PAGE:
Are people really this stupid?
I got an email message from “TAX@irs.gov” today claiming that:
Your federal Tax payment (ID: HF2IRS598523201), recently sent from your checking account was returned by the your financial institution.
For more information, please download notification below. (Security PDF Adobe file)
Are people really stupid enough to click a link on a site based in the UK for an IRS tax issue? Are people really stupid enough to click a link to a PHP file that’s supposed to be a PDF file?
Here’s a copy of the message. If you got one of these, “raise your hand” by posting a comment below. I’m curious.
And spread the word; you have no idea how much it irks me that scammers are preying upon people dumb enough to believe crap like this.
Yet another phishing scam.
Got this one supposedly from American Express today. Pointing to a link in the email message clearly showed that clicking a link would not take me to an American Express website:
Compare the look of that email message with the top of a real one from Amex:
Note that the real one includes my full name and even the last five digits of my credit card number (which I’ve blurred out here). When I point to a link in that message, the URL goes to a page at americanexpress.com.
Don’t be fooled! If you get a message from a bank or credit card company — or any other organization on which you have an account — go directly to that organization’s website by typing in the URL. Do not click a link in an email message. It may take you somewhere you don’t expect or install software that can infect your computer with malware.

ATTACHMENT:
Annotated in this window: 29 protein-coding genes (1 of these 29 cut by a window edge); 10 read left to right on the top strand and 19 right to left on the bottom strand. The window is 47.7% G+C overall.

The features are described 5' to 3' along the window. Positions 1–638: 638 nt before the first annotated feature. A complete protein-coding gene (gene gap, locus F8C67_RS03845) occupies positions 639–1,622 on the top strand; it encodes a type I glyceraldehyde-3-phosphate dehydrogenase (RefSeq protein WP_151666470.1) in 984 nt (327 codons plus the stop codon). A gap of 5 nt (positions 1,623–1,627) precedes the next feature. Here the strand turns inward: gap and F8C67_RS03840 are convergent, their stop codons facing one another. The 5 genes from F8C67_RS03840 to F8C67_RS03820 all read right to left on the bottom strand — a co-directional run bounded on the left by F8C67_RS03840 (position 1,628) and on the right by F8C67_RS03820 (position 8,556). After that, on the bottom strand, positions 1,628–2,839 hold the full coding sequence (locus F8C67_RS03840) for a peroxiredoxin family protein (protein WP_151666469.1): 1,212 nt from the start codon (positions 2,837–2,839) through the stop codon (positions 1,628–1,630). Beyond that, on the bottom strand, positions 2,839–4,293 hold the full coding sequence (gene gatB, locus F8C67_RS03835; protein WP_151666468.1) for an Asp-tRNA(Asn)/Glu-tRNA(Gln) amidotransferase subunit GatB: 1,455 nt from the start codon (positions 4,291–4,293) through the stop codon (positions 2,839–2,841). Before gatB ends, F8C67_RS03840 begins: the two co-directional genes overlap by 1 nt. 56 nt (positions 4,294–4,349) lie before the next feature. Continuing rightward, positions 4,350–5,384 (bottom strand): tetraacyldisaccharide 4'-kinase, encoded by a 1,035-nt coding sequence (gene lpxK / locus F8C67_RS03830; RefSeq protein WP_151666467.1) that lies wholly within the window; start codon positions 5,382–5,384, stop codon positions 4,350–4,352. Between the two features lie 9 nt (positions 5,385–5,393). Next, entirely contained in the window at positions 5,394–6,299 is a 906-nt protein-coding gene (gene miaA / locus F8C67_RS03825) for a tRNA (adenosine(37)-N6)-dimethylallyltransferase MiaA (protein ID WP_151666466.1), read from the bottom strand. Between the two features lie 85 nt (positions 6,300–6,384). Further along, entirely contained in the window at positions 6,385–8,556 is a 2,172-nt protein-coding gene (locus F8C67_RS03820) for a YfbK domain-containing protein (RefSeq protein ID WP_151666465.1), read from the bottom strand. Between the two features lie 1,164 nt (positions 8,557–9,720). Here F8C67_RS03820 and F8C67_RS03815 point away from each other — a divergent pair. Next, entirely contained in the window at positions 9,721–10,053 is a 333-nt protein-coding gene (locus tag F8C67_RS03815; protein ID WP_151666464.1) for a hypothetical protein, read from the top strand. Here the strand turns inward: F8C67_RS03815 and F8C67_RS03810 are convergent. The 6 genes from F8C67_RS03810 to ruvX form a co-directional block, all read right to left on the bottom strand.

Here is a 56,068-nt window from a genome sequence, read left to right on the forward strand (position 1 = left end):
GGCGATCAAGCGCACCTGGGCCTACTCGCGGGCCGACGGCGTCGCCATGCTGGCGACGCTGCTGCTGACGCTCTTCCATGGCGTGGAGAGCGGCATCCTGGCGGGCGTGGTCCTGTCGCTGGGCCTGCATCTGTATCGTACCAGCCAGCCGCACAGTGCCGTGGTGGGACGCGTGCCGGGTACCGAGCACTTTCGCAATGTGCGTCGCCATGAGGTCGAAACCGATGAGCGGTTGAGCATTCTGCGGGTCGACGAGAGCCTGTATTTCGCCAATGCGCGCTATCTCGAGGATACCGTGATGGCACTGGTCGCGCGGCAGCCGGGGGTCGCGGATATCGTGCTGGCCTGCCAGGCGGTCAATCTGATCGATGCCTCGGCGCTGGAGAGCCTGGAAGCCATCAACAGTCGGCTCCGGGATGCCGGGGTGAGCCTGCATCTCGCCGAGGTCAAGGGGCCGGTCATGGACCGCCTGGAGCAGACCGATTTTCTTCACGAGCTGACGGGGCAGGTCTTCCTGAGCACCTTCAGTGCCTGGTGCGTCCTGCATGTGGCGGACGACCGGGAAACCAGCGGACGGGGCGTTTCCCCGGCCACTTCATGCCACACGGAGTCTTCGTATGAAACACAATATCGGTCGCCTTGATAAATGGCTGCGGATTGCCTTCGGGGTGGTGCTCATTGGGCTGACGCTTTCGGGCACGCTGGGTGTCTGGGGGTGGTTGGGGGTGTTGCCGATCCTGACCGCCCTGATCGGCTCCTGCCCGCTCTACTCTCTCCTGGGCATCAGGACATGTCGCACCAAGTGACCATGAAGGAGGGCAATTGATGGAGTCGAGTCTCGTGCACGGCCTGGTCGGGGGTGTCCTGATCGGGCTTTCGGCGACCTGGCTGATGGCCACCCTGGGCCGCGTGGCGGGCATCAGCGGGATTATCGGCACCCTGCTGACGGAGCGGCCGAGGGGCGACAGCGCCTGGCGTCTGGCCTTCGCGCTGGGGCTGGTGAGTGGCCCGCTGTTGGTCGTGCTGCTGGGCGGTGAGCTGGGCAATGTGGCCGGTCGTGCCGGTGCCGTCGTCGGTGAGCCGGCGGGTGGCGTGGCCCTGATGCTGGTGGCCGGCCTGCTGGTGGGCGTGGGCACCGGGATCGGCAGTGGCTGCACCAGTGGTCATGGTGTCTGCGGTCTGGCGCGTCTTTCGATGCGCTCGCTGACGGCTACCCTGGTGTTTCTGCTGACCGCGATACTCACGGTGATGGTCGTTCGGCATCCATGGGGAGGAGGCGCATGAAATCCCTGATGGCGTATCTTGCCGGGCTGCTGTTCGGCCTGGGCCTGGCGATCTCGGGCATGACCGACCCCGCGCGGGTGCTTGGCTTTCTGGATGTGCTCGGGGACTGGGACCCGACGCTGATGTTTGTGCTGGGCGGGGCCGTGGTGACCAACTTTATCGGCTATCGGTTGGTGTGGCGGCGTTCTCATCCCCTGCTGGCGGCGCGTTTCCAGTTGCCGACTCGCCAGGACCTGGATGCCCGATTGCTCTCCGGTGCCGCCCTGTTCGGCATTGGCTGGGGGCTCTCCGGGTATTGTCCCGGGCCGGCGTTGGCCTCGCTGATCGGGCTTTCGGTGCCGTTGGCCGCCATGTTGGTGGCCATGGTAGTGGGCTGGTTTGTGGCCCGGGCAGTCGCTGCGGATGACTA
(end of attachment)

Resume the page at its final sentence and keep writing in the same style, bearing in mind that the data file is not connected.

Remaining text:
Yep. Another one.
Here’s another attempt to get unsuspecting people — in this case, business owners — to open a file that will likely install malware on their computer. This one supposedly comes from firstname.lastname@example.org and has a ZIP file attachment. It was addressed to my Flying M Air business email address and includes a link to my website. Keep in mind that my business email address is quite generic and could have been guessed by the sender.
The complete message is shown below.
Once again I need to remind everyone who might be taken in by emails like this: don’t open any file attachment that you are not expecting, especially if it comes from a person or organization you are not already doing business with.
Another one. Or two.
Another heads up on a phishing scam. This one comes in the form of an email message from “Picasa Library” or “Picasa Photo” that’s marked Urgent.
Pointing to the button in my email message window (see below) clearly shows that the link doesn’t go to Picasa (a photo sharing site) at all. It’s just another scam — another attempt to get you to go to a site and enter login information or download a virus.
It was pretty obvious to me that it was a scam, mostly because I don’t use Picasa and certainly don’t have 76 photos on the site. But if you do use Picasa? And had just uploaded a photo? You might be fooled.
Sloppy work, but I’m sure some people will fall for it.
Have you gotten an email message supposedly from email@example.com (but really from someone else)? A brief email with the ADP logo and an invoice.zip file attachment?
Don’t open it.
Although I don’t think opening the message will cause any harm, the attachment is likely some sort of virus — or contains one when opened — and that can’t be a good thing.
Here’s what the message I got looks like. Note the From field and the typo in the bold, underlined text.
I’ve said it before and I’ll say it again: Don’t open attachments you aren’t expecting, especially from organizations you don’t have some sort of email relationship with. Doing so is just plain stupid.
Coincidentally, I worked for ADP at their corporate headquarters back in the 1980s.